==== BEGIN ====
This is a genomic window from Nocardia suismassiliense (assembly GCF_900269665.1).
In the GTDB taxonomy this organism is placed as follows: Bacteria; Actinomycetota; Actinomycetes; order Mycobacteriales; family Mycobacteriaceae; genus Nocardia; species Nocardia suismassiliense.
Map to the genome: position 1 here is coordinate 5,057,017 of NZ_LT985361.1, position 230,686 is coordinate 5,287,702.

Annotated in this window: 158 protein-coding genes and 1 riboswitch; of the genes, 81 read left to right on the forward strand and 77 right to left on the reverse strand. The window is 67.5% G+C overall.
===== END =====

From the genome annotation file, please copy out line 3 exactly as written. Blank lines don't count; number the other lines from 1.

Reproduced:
Map to the genome: position 1 here is coordinate 5,057,017 of NZ_LT985361.1, position 230,686 is coordinate 5,287,702.